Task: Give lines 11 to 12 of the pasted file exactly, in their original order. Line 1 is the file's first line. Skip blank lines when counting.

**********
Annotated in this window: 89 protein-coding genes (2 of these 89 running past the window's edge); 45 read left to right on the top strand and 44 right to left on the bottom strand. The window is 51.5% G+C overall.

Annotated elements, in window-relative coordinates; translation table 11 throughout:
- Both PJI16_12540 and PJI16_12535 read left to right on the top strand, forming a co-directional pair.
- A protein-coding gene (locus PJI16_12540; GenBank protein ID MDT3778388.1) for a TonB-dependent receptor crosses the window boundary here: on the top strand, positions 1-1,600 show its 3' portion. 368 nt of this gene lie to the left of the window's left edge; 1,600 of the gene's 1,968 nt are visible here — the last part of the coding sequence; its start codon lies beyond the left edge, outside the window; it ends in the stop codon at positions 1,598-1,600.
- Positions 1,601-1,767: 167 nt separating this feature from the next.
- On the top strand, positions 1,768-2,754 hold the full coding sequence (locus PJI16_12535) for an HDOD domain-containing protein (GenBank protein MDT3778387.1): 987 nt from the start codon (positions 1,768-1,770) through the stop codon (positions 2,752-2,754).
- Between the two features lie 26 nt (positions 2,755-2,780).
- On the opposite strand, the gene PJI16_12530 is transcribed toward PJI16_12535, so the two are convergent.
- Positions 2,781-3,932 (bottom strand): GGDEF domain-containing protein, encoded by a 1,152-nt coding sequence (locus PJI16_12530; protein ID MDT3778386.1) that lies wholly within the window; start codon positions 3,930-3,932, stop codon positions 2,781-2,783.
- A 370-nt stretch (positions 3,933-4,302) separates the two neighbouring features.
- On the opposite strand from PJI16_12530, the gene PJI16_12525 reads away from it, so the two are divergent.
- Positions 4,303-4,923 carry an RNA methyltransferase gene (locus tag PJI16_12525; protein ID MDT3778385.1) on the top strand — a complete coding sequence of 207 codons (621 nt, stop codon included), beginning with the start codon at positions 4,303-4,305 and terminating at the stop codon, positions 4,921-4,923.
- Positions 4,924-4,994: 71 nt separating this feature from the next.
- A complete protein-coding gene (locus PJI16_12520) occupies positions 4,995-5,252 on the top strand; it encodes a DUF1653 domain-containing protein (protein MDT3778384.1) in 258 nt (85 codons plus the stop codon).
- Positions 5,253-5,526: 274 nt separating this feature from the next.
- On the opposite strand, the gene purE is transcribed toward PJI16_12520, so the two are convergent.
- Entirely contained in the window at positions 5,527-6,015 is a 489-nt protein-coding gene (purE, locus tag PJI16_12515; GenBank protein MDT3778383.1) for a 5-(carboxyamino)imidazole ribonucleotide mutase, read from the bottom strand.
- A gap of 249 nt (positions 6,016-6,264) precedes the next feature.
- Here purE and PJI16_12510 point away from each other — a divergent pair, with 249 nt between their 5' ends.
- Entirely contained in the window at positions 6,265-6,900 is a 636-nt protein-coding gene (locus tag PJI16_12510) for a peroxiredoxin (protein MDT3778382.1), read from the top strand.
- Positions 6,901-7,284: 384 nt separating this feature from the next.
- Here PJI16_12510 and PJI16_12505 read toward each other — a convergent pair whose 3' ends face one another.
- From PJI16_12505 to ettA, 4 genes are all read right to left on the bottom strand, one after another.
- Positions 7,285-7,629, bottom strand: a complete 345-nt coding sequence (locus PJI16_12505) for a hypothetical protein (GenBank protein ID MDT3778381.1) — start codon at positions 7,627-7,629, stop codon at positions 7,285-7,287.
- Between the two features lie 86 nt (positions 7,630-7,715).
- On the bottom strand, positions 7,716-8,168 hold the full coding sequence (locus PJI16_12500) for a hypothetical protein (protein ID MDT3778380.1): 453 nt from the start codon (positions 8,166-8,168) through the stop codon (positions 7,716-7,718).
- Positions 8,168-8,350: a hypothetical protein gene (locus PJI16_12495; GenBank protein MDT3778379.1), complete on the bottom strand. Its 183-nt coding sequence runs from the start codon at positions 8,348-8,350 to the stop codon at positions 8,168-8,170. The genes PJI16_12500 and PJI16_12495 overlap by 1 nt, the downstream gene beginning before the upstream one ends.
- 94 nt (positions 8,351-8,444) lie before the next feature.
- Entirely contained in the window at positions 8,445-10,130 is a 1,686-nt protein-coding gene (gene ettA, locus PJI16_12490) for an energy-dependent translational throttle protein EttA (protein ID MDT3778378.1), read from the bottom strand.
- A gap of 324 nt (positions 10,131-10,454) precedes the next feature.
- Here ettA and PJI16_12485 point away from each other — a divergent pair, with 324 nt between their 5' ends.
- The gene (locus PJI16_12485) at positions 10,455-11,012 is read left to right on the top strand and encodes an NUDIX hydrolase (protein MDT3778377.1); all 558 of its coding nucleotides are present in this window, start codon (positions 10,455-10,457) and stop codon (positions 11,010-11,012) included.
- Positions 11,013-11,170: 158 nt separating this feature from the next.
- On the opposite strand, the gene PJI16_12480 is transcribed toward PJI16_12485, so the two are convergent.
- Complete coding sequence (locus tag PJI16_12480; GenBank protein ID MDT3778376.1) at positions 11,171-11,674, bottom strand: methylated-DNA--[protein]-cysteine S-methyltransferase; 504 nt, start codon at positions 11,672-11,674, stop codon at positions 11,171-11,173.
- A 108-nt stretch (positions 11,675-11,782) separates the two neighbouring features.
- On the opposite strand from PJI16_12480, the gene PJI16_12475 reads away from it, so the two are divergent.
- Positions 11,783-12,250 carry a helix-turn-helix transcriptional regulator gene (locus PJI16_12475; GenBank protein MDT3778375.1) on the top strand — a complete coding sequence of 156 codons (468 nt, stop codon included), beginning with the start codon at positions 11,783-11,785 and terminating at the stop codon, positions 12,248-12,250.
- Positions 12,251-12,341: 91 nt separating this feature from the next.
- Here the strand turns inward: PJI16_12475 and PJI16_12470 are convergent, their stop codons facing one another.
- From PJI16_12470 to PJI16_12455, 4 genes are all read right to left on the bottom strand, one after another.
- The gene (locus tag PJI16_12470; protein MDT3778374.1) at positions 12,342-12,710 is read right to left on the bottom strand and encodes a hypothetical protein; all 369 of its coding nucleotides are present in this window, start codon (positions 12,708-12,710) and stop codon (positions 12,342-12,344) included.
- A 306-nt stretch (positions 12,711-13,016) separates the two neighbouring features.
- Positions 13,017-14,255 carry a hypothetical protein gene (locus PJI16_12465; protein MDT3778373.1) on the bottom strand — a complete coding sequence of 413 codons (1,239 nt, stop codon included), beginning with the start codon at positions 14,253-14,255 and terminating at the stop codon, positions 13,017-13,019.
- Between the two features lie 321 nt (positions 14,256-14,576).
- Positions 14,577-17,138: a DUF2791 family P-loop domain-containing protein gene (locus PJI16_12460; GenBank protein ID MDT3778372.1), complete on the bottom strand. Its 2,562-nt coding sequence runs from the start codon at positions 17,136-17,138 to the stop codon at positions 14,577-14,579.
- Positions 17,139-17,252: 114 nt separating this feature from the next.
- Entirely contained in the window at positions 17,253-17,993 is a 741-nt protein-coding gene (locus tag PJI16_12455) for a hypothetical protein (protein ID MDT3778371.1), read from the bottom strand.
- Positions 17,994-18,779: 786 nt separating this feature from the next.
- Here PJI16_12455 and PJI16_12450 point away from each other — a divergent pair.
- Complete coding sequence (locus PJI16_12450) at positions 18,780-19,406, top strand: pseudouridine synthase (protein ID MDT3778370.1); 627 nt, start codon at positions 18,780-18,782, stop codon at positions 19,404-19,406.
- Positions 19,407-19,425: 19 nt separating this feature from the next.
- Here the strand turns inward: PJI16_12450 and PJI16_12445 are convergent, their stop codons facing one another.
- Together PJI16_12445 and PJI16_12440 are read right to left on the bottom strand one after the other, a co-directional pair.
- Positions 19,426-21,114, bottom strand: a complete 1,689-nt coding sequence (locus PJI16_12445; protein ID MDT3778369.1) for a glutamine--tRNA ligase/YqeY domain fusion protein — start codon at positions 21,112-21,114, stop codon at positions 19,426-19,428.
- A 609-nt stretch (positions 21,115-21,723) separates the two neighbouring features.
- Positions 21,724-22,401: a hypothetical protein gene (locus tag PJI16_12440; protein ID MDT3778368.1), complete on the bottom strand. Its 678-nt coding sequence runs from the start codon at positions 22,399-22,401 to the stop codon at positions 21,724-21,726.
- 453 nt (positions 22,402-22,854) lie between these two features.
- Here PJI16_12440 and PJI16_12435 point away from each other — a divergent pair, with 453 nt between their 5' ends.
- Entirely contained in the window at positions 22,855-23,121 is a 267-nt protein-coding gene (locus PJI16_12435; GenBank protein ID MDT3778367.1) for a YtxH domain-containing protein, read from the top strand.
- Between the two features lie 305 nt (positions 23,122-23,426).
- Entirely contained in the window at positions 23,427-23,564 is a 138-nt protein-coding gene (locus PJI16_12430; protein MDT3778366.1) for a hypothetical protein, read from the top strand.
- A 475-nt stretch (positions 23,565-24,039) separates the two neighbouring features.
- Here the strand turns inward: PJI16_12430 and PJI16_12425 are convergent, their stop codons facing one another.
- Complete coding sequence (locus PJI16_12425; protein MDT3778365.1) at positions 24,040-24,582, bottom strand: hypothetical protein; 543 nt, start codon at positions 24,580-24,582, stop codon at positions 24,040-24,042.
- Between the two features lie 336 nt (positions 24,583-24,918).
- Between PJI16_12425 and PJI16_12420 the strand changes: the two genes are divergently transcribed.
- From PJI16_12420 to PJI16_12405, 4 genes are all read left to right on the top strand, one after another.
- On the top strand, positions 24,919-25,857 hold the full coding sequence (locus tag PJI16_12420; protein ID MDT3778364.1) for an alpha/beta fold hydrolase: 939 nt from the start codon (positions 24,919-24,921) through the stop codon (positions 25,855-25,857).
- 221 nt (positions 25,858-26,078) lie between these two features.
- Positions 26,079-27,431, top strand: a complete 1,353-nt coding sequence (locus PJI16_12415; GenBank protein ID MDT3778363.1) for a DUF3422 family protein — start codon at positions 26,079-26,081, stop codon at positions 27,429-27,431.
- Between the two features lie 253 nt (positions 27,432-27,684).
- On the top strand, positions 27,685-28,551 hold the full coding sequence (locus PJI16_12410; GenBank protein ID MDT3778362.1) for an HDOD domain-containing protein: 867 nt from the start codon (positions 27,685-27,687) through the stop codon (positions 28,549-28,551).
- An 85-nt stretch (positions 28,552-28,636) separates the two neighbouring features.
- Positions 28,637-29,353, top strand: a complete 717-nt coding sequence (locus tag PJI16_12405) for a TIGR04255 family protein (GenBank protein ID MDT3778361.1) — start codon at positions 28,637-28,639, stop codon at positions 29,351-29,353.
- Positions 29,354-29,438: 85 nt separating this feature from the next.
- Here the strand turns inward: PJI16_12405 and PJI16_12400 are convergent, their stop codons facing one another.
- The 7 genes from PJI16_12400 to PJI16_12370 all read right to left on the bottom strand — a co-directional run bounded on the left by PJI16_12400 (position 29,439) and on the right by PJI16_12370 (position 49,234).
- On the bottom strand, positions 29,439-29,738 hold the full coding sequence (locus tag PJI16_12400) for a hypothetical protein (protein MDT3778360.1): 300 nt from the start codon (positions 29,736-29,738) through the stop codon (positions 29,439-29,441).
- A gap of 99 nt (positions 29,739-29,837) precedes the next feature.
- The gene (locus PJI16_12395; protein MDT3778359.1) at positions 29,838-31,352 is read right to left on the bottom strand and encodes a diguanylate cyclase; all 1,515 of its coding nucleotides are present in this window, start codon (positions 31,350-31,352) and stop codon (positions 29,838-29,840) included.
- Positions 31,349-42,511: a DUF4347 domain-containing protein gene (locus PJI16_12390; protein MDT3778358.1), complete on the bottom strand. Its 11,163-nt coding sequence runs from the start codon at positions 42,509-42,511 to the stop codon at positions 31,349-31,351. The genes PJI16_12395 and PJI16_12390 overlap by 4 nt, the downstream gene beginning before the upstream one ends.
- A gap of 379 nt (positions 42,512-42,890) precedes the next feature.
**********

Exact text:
- On the opposite strand from PJI16_12530, the gene PJI16_12525 reads away from it, so the two are divergent.
- Positions 4,303-4,923 carry an RNA methyltransferase gene (locus tag PJI16_12525; protein ID MDT3778385.1) on the top strand — a complete coding sequence of 207 codons (621 nt, stop codon included), beginning with the start codon at positions 4,303-4,305 and terminating at the stop codon, positions 4,921-4,923.